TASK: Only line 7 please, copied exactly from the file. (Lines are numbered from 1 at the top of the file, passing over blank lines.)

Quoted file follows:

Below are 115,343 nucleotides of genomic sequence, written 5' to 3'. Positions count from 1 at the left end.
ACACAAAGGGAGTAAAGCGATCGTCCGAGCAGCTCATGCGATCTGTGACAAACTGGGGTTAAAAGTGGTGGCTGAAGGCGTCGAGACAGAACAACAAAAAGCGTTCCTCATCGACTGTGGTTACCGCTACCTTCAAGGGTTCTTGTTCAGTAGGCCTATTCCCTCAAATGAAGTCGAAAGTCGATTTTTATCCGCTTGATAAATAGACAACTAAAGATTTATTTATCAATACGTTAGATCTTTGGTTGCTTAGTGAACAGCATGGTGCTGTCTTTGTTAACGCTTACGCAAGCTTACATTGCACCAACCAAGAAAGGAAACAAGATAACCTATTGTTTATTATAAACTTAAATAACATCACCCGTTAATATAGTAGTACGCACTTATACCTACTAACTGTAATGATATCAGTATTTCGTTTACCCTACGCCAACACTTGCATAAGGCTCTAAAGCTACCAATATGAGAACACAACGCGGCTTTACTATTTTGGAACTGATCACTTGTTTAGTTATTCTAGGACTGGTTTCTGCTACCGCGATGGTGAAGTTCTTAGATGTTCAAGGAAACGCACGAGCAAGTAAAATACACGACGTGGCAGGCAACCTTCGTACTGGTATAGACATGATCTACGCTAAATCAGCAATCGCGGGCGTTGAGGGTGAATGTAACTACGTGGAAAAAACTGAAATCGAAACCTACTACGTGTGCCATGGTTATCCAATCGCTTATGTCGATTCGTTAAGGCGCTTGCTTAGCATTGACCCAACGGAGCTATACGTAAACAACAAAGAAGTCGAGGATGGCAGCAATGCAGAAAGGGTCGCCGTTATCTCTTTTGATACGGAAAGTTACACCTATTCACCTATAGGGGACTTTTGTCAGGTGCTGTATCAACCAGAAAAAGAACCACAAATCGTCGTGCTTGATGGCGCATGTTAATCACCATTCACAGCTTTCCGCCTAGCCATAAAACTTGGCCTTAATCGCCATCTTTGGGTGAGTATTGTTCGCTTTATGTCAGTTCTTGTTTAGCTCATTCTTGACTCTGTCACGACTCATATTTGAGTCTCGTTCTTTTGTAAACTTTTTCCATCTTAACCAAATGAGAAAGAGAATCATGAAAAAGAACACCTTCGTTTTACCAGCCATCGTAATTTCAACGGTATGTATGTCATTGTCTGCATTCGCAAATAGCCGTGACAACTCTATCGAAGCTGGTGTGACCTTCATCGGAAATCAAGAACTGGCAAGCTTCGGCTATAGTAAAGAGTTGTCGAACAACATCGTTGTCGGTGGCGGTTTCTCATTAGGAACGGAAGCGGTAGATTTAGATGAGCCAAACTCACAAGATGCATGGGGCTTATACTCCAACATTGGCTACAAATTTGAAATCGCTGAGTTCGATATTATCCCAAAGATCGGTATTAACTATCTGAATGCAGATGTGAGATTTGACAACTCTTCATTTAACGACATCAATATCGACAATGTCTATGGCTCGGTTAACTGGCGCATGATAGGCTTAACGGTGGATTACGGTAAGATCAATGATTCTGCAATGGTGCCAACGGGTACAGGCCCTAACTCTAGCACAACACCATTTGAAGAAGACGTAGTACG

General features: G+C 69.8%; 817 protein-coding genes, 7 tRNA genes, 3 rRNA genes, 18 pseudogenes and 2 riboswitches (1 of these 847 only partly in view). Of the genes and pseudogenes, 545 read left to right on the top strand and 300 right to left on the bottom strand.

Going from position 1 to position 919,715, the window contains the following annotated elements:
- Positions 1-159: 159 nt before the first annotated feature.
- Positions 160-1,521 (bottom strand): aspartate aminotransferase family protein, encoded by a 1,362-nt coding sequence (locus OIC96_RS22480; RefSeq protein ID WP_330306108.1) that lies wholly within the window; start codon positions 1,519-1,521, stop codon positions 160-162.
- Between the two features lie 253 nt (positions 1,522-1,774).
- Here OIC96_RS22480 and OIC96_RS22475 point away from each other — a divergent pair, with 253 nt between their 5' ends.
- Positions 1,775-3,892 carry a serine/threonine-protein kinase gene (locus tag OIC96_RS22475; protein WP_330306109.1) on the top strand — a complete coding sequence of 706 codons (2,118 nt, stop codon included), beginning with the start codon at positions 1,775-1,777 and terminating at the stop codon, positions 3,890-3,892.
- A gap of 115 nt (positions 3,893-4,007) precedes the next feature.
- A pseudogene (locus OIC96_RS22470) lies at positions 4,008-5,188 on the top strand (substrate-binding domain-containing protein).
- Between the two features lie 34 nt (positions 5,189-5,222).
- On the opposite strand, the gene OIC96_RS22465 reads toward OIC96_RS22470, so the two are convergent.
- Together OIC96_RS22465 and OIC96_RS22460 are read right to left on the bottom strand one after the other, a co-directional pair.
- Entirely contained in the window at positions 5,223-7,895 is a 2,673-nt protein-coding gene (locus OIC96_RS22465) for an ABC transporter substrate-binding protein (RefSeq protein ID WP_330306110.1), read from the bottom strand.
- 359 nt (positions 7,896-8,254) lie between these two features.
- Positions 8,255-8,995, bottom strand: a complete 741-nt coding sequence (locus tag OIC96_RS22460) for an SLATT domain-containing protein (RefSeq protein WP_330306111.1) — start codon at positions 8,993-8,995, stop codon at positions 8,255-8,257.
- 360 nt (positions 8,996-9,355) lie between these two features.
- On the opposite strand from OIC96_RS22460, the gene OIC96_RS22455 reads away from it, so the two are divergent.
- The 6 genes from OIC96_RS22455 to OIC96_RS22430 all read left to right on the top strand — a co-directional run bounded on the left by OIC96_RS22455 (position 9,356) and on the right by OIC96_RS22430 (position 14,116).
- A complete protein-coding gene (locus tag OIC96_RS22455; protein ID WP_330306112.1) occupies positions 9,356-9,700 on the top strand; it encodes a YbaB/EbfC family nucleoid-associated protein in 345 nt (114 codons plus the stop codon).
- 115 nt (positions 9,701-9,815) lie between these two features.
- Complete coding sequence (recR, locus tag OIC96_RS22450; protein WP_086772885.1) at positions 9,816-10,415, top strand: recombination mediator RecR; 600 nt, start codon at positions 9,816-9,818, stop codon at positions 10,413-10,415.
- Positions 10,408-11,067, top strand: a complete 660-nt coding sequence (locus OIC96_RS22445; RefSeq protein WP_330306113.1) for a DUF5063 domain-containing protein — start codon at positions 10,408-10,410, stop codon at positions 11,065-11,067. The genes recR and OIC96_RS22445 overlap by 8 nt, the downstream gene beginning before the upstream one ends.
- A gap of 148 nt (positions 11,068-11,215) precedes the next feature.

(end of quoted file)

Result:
- Between the two features lie 253 nt (positions 1,522-1,774).